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Gov. Dunleavy signs bill increasing internet speeds at many Alaska public schools

Alaska Gov. Mike Dunleavy speaks to reporters during a news conference Wednesday, Feb. 7, 2024.
James Brooks
Alaska Beacon
Alaska Gov. Mike Dunleavy speaks to reporters during a news conference Wednesday, Feb. 7, 2024.

On March 27, Alaska Gov. Mike Dunleavy signed a bill that promises to raise the internet speed at dozens of public schools, mostly in rural Alaska.

House Bill 193 increases the state funding match for a federal grant program that pays for internet access. Before the change, the state would match only the amount needed to pay for service at 25 megabits per second. HB 193 says the state will pay for the match needed to provide 100 megabits per second.

The change is expected to cost up to $40 million per year.

During legislative hearings, school administrators testified that the old limit was inadequate and sometimes required them to shut off the internet to parts of their schools so that other students could take online tests.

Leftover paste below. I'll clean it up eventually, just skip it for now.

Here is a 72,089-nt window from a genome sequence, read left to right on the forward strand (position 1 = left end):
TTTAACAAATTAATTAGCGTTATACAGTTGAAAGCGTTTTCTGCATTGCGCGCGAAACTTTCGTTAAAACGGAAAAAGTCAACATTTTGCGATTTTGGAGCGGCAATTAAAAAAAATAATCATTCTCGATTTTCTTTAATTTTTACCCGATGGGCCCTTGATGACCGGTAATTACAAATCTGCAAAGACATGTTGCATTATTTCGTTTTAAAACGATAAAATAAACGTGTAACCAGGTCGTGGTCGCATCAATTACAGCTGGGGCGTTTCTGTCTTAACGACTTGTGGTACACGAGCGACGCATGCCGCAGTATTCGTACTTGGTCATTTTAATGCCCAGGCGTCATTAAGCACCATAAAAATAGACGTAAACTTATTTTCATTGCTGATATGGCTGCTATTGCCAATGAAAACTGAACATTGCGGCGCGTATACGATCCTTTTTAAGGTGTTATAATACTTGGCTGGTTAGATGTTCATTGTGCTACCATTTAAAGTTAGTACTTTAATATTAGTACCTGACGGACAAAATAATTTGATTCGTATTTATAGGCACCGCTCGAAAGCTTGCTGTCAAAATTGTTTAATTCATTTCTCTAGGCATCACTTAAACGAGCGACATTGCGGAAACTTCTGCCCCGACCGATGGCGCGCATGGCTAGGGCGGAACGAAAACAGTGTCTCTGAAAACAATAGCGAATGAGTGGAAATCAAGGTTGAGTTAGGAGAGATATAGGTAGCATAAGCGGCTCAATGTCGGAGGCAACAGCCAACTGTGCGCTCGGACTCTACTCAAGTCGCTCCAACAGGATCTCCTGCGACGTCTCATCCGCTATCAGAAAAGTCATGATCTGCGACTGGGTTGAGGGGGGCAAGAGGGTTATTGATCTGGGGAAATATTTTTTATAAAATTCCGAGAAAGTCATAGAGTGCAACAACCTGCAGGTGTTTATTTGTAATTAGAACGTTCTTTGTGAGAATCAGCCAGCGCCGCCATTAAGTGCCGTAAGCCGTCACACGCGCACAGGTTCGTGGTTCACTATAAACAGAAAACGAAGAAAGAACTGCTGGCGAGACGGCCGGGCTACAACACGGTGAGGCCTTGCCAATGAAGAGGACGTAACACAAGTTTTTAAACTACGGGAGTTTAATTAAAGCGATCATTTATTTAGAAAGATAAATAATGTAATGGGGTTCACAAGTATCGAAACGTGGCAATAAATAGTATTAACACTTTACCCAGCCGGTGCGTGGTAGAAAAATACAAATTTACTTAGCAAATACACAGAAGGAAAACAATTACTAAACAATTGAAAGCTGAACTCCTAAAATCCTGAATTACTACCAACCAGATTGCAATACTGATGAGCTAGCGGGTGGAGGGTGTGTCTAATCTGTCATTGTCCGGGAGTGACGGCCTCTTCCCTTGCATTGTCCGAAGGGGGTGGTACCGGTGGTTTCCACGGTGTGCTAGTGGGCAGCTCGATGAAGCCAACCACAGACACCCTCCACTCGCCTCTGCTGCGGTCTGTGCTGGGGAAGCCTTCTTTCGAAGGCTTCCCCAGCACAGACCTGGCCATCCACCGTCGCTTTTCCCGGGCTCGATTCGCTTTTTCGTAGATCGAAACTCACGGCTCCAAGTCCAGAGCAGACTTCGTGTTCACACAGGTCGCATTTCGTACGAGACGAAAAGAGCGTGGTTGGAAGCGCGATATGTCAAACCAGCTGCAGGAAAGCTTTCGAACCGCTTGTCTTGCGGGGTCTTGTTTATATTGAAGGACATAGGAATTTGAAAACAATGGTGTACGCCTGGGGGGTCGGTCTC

HB 193 advanced rapidly through the House and Senate this month after the failure of a multipart education funding bill known as Senate Bill 140. That measure included the internet increase among other components, but Dunleavy vetoed the prior bill and lawmakers failed to override the veto.

That left legislators hurrying to pass a standalone billin order to meet a March 27 federal deadline for schools to make choices on their internet service for the 2024-2025 school year.

They met that deadline, and Dunleavy signed HB 193 into law on the morning of the deadline.

“We got it done in the nick of time, and thanks to everyone in the Legislature and the governor for signing the bill,” said Rep. Bryce Edgmon, I-Dillingham, who sponsored the bill on the House floor.

James Brooks | Alaska Beacon
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